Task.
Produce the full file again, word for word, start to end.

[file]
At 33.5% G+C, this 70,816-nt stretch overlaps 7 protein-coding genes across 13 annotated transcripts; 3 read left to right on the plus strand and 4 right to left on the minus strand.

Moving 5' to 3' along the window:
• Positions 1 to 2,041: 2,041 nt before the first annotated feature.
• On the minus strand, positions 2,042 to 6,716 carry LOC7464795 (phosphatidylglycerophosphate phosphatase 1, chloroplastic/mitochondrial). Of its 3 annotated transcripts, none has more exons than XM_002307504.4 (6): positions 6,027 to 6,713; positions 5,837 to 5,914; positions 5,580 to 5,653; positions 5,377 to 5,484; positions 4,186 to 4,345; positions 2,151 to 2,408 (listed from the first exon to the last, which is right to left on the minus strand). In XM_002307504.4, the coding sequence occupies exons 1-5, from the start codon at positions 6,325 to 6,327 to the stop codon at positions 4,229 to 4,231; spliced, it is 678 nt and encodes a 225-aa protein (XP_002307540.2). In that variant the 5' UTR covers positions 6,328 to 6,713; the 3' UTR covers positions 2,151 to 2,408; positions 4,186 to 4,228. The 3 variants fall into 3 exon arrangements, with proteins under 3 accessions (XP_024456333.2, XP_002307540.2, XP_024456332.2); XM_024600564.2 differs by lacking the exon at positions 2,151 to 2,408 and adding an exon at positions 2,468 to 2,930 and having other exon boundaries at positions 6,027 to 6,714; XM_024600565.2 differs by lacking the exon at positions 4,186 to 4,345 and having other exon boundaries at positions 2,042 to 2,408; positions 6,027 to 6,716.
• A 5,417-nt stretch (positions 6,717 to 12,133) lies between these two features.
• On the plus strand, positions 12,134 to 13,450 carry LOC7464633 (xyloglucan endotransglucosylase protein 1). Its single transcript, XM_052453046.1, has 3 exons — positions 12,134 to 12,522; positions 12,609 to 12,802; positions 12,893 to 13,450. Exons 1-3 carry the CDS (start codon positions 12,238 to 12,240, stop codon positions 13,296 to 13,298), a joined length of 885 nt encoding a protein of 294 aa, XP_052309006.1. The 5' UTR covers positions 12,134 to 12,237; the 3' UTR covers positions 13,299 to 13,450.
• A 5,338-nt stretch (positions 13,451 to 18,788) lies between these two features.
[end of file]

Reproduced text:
At 33.5% G+C, this 70,816-nt stretch overlaps 7 protein-coding genes across 13 annotated transcripts; 3 read left to right on the plus strand and 4 right to left on the minus strand.

Moving 5' to 3' along the window:
• Positions 1 to 2,041: 2,041 nt before the first annotated feature.
• On the minus strand, positions 2,042 to 6,716 carry LOC7464795 (phosphatidylglycerophosphate phosphatase 1, chloroplastic/mitochondrial). Of its 3 annotated transcripts, none has more exons than XM_002307504.4 (6): positions 6,027 to 6,713; positions 5,837 to 5,914; positions 5,580 to 5,653; positions 5,377 to 5,484; positions 4,186 to 4,345; positions 2,151 to 2,408 (listed from the first exon to the last, which is right to left on the minus strand). In XM_002307504.4, the coding sequence occupies exons 1-5, from the start codon at positions 6,325 to 6,327 to the stop codon at positions 4,229 to 4,231; spliced, it is 678 nt and encodes a 225-aa protein (XP_002307540.2). In that variant the 5' UTR covers positions 6,328 to 6,713; the 3' UTR covers positions 2,151 to 2,408; positions 4,186 to 4,228. The 3 variants fall into 3 exon arrangements, with proteins under 3 accessions (XP_024456333.2, XP_002307540.2, XP_024456332.2); XM_024600564.2 differs by lacking the exon at positions 2,151 to 2,408 and adding an exon at positions 2,468 to 2,930 and having other exon boundaries at positions 6,027 to 6,714; XM_024600565.2 differs by lacking the exon at positions 4,186 to 4,345 and having other exon boundaries at positions 2,042 to 2,408; positions 6,027 to 6,716.
• A 5,417-nt stretch (positions 6,717 to 12,133) lies between these two features.
• On the plus strand, positions 12,134 to 13,450 carry LOC7464633 (xyloglucan endotransglucosylase protein 1). Its single transcript, XM_052453046.1, has 3 exons — positions 12,134 to 12,522; positions 12,609 to 12,802; positions 12,893 to 13,450. Exons 1-3 carry the CDS (start codon positions 12,238 to 12,240, stop codon positions 13,296 to 13,298), a joined length of 885 nt encoding a protein of 294 aa, XP_052309006.1. The 5' UTR covers positions 12,134 to 12,237; the 3' UTR covers positions 13,299 to 13,450.
• A 5,338-nt stretch (positions 13,451 to 18,788) lies between these two features.